Haitian "Momma's" Portrait Project

March 01, 2011  •  Leave a Comment

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Momma's & a few of the orphans at the OTV, now named "Source de la Grace East" Croix des Bouquets, Haiti, 2010

 

Getting ready to pack for Haiti. We're 9 days out and it looks like - at least for the moment - we're a go. Seats are booked and we're all pretty psyched. I've finally allowed myself to believe we're going. It could still get yanked… I keep watching the news for signs of unrest as elections draw nearer… but now, today, it looks good. Time to get the iPhone stocked with music & books on tape for the flight.

 

Haiti Kit Build Sequence from John Crane on Vimeo.

A quick stop action vid of packing & unpacking the 2010 Haiti kit to show on the blog.

As usual I'm deliberating over what to bring. Having been down the same time last year I have the advantage of knowing what actually was used and what stayed in the pack. This time around I'll make some tweaks. I've decided (again) not to bring the RZ. I was on the fence, but it's just too difficult bringing two different systems; too big and cumbersome to shoot fast and therefore wouldn't serve as an adequate backup camera should something happen to the D3S. The F6 shares all the same system components as the D3S with the advantage (?) of shooting film. So I'll get my film fix with the practical benefit of only gearing for one system. The rugged build, ergonomics, quick handling and dust sealing make it a no brainer. Besides, it's my favorite camera: going without it would somehow make me feel unfaithful.

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Old Faithful, tucked in and ready to go.
 
This year we'll be more on the move than we were last year. Last year we were able to hunker down in one location and get comfortable for the week. This time we'll be split between three different locations and traveling quite a bit more. Gonaives is a 2-3 hour bus ride from Port au Prince and we'll be staying in a hotel in Gonaives, not at the project with the kids like we did before. So with all that bouncin' around, the lighter and simpler the load, the better.

 

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The momma's take excellent care of - and love - the kids.
 
At our last meeting one of the "momma team" gals suggested we get some nice portraits of the "Mommas." For those unfamiliar with the term, "Momma," in relation to Haitian orphanages, they are the ones who do the heavy lifting with the kids. A "momma" is a local, Haitian woman employed by the orphanage and works very hard taking care of all the little ones. Like many "momma's," they're responsible for cooking, cleaning, laundry, the health of the kids and just about anything else. They love the kids. All of them. Also like many momma's, they don't get much time off. Part of our team's plan is to pamper the momma's. Give em' a break. Some of the gals on the team have prepared a special treat for them, and we're going to take over their duties for at least part of the time so they can kick back and relax a little. Part of that kick back is a nice portrait. Hence, the lighting.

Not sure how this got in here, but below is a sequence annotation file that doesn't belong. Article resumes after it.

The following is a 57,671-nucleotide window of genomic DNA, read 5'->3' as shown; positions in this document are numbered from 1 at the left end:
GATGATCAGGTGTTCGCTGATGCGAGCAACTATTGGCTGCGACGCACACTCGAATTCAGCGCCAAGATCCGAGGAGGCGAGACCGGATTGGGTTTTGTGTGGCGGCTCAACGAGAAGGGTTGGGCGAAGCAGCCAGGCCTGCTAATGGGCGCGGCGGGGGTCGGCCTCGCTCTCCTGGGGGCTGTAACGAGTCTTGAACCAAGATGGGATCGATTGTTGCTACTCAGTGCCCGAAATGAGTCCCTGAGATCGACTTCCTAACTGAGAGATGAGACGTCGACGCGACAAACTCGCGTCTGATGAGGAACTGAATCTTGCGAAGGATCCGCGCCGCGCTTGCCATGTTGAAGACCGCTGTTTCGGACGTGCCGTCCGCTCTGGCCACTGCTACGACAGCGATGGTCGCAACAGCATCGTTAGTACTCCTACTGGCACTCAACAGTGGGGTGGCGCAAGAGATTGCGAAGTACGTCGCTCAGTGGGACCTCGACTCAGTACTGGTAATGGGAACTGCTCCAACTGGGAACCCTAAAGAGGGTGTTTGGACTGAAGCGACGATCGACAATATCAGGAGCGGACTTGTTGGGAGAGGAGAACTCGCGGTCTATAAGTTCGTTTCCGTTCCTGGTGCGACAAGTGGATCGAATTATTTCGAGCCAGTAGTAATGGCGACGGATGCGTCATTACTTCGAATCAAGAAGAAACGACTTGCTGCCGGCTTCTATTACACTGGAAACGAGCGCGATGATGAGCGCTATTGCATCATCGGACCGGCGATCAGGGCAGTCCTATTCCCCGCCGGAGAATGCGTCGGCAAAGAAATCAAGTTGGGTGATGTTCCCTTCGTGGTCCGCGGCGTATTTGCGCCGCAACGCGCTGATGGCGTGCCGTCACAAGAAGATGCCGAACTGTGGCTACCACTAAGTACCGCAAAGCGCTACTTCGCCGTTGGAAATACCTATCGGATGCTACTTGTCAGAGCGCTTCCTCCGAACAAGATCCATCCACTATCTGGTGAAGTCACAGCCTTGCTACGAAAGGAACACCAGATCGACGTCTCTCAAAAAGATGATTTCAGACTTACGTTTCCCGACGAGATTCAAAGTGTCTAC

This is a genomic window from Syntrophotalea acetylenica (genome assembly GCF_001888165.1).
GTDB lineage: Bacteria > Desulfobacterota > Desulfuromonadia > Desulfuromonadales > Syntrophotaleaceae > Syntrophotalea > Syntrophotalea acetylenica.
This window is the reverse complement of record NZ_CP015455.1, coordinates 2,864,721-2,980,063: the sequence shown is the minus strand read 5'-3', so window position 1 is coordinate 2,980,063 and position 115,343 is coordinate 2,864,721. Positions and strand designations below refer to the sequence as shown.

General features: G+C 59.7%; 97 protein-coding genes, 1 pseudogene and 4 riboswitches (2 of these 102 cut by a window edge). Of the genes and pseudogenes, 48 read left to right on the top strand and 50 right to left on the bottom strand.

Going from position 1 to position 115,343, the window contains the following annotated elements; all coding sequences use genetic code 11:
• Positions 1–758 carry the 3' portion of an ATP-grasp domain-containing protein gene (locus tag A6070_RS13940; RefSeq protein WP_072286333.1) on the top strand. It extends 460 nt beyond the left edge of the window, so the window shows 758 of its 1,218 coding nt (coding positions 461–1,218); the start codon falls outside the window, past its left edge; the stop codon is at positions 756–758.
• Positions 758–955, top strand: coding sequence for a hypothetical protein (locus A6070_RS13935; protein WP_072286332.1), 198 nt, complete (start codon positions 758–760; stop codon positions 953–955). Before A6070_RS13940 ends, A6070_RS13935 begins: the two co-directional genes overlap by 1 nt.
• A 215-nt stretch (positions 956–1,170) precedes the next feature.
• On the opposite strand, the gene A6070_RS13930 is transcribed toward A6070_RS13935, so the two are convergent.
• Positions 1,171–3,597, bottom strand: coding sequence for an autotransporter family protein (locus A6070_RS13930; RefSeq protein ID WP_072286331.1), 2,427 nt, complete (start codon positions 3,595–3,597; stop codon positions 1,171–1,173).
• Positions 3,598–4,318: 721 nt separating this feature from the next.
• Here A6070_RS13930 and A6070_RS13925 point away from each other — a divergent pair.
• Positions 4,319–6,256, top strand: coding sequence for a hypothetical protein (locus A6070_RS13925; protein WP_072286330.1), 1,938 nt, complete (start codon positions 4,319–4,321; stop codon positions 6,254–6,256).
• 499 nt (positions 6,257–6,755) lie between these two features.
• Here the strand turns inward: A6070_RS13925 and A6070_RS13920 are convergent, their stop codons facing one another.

Bringing the studio strobes down is simply not an option - too big and heavy… so in light of that, I just picked up a Nikon SB-900 (pun intended…). The plan is to use the SU-800 head to trigger the SB-900, 800 and 600 through umbrellas. I'm a bit constrained for space so will leave my stands home knowing I'll have plenty of VAL'S (Voice Activated Light Stands) down there - as in people holding the light/umbrella contraptions. It should be a lot of fun. My friend Len is loaning me one of his "shoot through" umbrellas, and I'll have one of my silver reflectors for a little diversity.

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No more gunpowder residue in 35mm canisters. This year they'll all be wiped down before we hit the airport.
 
The hardest part of it all is getting film through airport security. Last year I had a scare at DIA as we were just getting under way. I handed the film around the scanner to the gentleman who wasn't quite sure what to do with it. Another gentleman came and took the bag over to another machine where they did a quick chemical analysis. This revealed gun powder on at least some of the 35mm film canisters. They called me over and started asking me questions as the rest of the team was putting their shoes on, looking over like, "what's going on with John?" Turns out after swabbing every other canister and them being sure there was actually no gun powder they let me through. Only the original 4 rolls of TMAX that tested positive went through the X-Ray to make sure and they were fine. I was glad and all for the security measures (who wants gunpowder on their flight?), but a little nervous. This time I'll be wiping them down before we get to the airport.

 

Guess that's it for now. Updates to follow regarding trip status and I promise, no more fruit roll ups ;~)>

 

 


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